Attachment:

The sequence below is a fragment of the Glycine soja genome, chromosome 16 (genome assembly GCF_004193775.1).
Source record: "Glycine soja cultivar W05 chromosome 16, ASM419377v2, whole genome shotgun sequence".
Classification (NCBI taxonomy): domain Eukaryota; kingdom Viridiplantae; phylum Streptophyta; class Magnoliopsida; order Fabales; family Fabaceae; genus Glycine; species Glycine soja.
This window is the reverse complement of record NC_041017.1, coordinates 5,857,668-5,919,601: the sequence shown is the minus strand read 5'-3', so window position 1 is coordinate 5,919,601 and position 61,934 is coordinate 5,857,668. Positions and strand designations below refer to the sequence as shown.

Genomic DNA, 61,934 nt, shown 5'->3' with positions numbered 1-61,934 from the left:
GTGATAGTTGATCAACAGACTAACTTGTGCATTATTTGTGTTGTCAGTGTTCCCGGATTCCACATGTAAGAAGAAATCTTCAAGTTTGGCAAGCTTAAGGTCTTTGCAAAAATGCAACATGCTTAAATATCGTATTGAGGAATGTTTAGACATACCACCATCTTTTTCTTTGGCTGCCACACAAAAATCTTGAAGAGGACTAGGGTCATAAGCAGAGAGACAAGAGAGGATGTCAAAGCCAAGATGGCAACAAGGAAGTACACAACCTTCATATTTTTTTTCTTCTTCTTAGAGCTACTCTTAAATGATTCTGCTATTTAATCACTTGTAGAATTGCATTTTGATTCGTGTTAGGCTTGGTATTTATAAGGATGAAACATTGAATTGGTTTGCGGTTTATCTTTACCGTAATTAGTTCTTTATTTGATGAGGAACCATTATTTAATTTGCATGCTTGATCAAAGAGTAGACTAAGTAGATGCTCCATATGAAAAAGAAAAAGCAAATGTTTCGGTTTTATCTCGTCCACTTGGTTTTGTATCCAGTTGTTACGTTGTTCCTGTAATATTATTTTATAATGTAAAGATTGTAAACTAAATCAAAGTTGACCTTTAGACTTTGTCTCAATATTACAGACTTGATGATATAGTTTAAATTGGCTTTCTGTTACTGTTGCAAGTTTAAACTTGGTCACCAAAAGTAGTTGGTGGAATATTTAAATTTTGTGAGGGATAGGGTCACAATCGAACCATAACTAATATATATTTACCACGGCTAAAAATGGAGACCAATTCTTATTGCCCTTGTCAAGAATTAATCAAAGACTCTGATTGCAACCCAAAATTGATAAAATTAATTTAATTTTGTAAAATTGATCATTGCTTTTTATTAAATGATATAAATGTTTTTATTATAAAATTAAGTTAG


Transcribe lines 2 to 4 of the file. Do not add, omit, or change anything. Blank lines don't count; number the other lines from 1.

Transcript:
Source record: "Glycine soja cultivar W05 chromosome 16, ASM419377v2, whole genome shotgun sequence".
Classification (NCBI taxonomy): domain Eukaryota; kingdom Viridiplantae; phylum Streptophyta; class Magnoliopsida; order Fabales; family Fabaceae; genus Glycine; species Glycine soja.
This window is the reverse complement of record NC_041017.1, coordinates 5,857,668-5,919,601: the sequence shown is the minus strand read 5'-3', so window position 1 is coordinate 5,919,601 and position 61,934 is coordinate 5,857,668. Positions and strand designations below refer to the sequence as shown.